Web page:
The proposed guidelines are scheduled to be published in the Federal Register on September 10, triggering a 60-day comment period. A pre-publication version already is available at https://www.federalregister.gov/d/2020-16432, and the published version will be available at the same link.

FMCSA retreats on carrier size analysis in Beyond Compliance study

FMCSA apparently has dropped its plan to study the practices and technologies used by top safety performers specifically among small, medium, and large motor carriers and now will just give smaller carriers an opportunity to supplement a survey of motor carriers the agency invites to participate. FMCSA has requested comment by September 19 on its revised plan for a study that would help it implement the long-delayed Beyond Compliance program, which Congress authorized nearly five years ago.

The idea behind Beyond Compliance, which FMCSA had begun pursuing even before enactment of the FAST Act in December 2015, is that carriers would receive some type of recognition for voluntary use of advanced technologies or enhanced driver fitness measures. For example, recognition might include an improved Safety Measurement System percentile. Prior to the proposed study, the last official action FMCSA had taken regarding Beyond Compliance was a Federal Register notice in April 2016 requesting comments on the program.

FMCSA originally proposed the study in December 2019. As described in the December Federal Register notice, the agency said it would collect data “through an electronic survey of motor carriers who have safety performance records that are better than the national average” as defined by crash rates and driver and vehicle out-of-service (OOS) rates. “Only those carriers that perform near the top quartile (as determined by the selection criteria laid out below) across all three carrier size categories (large, medium, and small) are potential participants,” FMCSA.

On August 18, FMCSA again published a proposed information collection that is nearly identical to the one published in December. Although the language is slightly different in places, the only fundamental change appears to be in backing away from ensuring study participation across carrier size categories. Now, FMCSA plans to collect data “through an electronic survey of a panel of industry experts” recruited from carriers with safety performance records better than the national average as identified by examining DOT-reportable crash rates and driver and vehicle OOS rates.

The sentence that previously included an assurance of carrier size representation now reads as follows: “Only those carriers that perform near the top quartile across all three categories are potential participants.” In context, the “three categories” clearly refers to the three categories of safety metrics as the latest notice makes no reference at all to small, medium, and large carriers.

The interpretation that no commitment about representing carriers of different sizes in the formal study is reinforced by a new paragraph that did not appear in the earlier notice. It states that in addition to carriers invited by FMCSA, the agency will reach out to the National Association of Small Trucking Companies and Owner-Operator Independent Drivers Association to invite them to voluntarily survey members as a supplemental data collection to the structured design. “This would enable greater participation by smaller carriers and owner-operators, and would also enable a wider perspective of responses,” FMCSA said.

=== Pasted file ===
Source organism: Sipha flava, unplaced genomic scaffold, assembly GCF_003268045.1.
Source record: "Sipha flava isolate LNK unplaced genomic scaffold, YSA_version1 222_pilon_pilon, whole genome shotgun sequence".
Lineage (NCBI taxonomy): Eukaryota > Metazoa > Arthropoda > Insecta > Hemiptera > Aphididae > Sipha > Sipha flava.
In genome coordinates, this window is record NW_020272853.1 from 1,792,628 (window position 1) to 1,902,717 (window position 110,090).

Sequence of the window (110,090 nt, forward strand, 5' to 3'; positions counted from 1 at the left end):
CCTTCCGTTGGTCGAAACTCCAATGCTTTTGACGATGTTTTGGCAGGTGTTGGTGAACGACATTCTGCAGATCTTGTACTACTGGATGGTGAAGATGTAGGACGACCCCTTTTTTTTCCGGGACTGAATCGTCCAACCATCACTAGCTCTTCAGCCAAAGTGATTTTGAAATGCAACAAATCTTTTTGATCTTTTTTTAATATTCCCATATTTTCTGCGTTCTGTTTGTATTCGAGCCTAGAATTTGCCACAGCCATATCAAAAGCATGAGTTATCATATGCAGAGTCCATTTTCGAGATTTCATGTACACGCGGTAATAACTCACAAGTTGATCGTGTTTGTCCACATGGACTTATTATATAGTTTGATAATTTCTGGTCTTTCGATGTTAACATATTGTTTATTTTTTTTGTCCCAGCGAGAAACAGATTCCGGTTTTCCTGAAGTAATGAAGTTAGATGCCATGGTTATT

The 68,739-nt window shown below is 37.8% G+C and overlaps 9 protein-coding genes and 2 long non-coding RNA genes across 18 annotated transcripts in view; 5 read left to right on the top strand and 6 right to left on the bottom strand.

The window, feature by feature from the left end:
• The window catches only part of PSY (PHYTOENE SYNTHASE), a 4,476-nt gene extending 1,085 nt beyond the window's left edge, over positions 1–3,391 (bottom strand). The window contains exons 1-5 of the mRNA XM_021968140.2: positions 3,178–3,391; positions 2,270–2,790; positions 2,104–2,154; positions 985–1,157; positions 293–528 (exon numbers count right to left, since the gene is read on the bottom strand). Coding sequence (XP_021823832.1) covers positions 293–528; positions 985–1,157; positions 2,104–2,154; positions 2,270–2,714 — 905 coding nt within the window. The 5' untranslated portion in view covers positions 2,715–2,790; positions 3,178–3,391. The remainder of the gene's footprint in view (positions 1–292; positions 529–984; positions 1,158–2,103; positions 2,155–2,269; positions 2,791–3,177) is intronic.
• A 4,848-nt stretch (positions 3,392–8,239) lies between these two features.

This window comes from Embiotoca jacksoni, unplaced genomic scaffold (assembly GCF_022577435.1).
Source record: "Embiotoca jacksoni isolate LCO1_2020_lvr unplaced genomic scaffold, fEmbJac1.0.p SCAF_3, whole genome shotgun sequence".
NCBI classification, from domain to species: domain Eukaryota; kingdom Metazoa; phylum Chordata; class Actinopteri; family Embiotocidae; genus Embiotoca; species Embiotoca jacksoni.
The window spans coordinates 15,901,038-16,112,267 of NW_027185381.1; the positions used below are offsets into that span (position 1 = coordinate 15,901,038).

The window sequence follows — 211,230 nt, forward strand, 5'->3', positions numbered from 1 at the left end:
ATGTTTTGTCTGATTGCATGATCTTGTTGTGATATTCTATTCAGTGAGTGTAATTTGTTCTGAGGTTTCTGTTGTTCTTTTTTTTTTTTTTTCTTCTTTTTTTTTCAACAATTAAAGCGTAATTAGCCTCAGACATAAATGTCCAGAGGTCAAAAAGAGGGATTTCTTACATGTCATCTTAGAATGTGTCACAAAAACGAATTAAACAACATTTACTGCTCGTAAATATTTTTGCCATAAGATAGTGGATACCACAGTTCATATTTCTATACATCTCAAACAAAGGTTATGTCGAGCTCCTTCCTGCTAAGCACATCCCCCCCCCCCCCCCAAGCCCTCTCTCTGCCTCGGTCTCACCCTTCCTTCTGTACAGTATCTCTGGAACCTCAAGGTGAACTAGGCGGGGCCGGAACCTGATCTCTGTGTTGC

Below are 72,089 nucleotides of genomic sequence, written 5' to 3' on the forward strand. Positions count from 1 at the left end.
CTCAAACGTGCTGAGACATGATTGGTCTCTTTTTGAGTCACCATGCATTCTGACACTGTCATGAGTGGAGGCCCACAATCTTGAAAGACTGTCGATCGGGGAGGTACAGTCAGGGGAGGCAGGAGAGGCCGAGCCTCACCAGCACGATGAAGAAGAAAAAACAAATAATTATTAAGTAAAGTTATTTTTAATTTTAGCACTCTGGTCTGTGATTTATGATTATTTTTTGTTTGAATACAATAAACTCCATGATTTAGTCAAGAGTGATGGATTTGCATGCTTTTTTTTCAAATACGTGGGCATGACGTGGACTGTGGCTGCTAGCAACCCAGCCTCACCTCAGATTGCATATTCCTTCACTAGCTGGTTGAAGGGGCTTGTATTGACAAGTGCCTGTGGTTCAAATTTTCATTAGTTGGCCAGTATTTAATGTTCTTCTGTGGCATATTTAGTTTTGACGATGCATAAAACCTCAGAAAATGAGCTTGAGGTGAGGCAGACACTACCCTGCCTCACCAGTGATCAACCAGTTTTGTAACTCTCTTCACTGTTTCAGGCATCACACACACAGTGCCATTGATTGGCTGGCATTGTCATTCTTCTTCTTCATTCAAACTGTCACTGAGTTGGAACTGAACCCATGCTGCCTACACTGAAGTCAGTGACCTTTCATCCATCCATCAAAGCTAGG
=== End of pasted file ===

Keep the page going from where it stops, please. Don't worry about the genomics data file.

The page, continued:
The current Federal Register notice is available at https://www.federalregister.gov/d/2020-18014. The original notice is available at https://www.federalregister.gov/d/2019-27255. For prior notices and comments related to Beyond Compliance, see https://www.regulations.gov/docket?D=FMCSA-2015-0124.

Railroads seek broad HOS relief for unplanned events

FMCSA is requesting comments by September 21 on a an application from the Association of American Railroads and American Short Line and Regional Railroad Association on behalf of member railroads for an exemption from various HOS requirements to allow railroad employees subject to the HOS rules to respond to unplanned events that occur outside of or extend beyond the employee’s normal work hours. The request covers the regulations on mandatory minimum rest, the 14-hour driving window, the 11-hour driving limit, and cumulative work limits. The Federal Register notice is available at https://www.federalregister.gov/d/2020-18215. The exemption application is available at https://www.regulations.gov/docket?D=FMCSA-2020-0171.

IANA training now counts as intermodal inspector qualification

Individuals who complete a training program consistent with a set of intermodal recommended practices (IRPs) and associated requirements developed by the Intermodal Association of North America (IANA) now may be considered qualified inspectors or qualified brake inspectors for intermodal equipment (IME). FMCSA has granted IANA’s request for an exemption from the regulation that requires a year of training of experience – or a combination of both – before becoming a certified inspector/brake inspector. For the Federal Register notice, visit https://www.federalregister.gov/d/2020-17957.

J.J. Keller, Netradyne seek windshield exemptions for cameras

FMCSA is requesting comments on two applications for exemptions to allow cameras to be mounted lower in the windshield of CMVs than currently is permitted. Comments on a request from J.J. Keller are due September 14. The Federal Register notice is available at https://www.federalregister.gov/d/2020-17708. Comments on a request from Netradyne are due September 21. The Federal Register notice is available at https://www.federalregister.gov/d/2020-18217.